Morrissey, Albert Halls, Stirling

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The Independent Culture

Something's exploded," quipped Morrissey in response to some minor onstage technical crisis, "and it's not my emotions, for once." There followed a Moriartyish cackle, a jagged "ha!" of the kind reserved for pantomime villains. It's a brave soul who would describe Britain's favourite revenant miserablist in such a fashion, but he clearly enjoys his current role of potentially combustible anti-hero.

Long since rehabilitated from the musically lost years which ushered him into middle age, Morrissey has been through as many fresh controversies as he has new albums since then. He's quite possibly unique in that the quality and novelty of his music is almost entirely surplus to the lyrical content.

Tonight, he's preaching to the converted, and their faith, on this tour in support of the Years of Refusal album, remains strong.

The other point of interest, of course, is whether or not Morrissey still seems to be enjoying himself.

Due to celebrate his 50th birthday 18 days after this show, he recently remarked that he didn't anticipate continuing to perform past his 55th birthday. Singer and audience's time together, then, is growing short, although age didn't seem like such a consideration when he ripped his shirt off to cheers twice during the show.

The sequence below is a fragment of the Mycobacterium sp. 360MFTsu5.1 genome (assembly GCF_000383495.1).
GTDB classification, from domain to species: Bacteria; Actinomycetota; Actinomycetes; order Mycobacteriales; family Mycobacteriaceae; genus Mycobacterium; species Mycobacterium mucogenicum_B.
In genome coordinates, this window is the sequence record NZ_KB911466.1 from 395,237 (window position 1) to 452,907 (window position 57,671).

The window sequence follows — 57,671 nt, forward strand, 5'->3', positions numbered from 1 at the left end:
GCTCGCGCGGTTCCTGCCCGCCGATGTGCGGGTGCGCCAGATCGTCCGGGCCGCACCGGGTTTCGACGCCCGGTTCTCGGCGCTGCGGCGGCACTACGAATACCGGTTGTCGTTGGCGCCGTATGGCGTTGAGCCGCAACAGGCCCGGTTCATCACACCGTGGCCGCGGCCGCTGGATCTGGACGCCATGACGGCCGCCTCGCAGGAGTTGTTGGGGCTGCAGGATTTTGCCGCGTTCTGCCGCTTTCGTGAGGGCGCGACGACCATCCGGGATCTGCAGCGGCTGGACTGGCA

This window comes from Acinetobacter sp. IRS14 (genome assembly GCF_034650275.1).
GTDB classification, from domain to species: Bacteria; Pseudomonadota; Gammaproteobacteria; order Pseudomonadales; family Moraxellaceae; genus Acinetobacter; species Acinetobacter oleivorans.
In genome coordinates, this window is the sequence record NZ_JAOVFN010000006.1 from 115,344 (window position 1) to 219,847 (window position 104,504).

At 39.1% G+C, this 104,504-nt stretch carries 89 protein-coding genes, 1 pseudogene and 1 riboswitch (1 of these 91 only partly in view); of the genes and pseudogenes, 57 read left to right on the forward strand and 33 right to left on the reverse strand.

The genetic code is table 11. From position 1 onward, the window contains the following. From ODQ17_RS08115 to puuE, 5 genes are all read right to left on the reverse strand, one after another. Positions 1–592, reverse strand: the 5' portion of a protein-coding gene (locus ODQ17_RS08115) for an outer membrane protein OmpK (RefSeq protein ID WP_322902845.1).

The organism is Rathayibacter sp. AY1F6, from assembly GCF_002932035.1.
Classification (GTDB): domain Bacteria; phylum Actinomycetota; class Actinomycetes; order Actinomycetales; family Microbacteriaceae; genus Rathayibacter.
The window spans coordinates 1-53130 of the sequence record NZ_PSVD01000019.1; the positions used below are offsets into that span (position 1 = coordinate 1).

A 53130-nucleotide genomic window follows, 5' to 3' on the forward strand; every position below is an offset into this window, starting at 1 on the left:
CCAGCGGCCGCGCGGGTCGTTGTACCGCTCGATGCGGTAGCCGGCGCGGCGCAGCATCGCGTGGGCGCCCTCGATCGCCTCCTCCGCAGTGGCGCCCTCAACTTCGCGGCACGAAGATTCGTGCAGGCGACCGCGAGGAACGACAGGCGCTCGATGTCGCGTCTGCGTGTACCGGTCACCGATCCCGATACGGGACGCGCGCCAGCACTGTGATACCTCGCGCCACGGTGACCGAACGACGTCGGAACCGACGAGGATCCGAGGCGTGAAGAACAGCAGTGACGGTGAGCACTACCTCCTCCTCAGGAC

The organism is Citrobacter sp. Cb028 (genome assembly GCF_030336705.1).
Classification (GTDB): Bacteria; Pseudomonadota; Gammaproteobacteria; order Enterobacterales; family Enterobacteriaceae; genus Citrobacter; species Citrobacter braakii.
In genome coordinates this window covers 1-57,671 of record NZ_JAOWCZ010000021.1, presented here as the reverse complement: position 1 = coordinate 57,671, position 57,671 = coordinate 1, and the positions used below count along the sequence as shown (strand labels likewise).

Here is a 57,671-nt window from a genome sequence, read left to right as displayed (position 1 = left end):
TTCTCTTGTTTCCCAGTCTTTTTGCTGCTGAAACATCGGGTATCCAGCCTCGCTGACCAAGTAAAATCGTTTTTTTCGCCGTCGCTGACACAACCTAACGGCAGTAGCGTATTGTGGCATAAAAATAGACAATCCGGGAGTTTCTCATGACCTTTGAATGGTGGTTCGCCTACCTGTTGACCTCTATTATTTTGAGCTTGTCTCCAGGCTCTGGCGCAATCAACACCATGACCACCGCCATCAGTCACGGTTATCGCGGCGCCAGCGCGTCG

In other words, yes: he does still seem very excited by the whole live circus. A plea was made for the house lights to go up, because "I want to see the crowd." They flicked on for a mere second, and then: "that's enough". Out went the lights again. Off walked Moz with a chuckle.

A set drawn from throughout his career was ageless in the sense that the likes of "How Soon is Now?", "Girlfriend in a Coma", "Some Girls Are Bigger Than Others" and "Irish Blood English Heart" could have been written by an artist of any age. Nothing in their air of sensitive, cultured disdain mark them as the work of either a younger or an older man.

There were further treats, including "Why Don't You Find Out For Yourself" and a stunning "Seasick, Yet Still Docked". During the lone encore, "First of the Gang to Die", Morrissey had to be wrestled free of a fan standing in the front row who just wanted to be pulled onstage for a short hug. Passion like that, you see, just doesn't get old.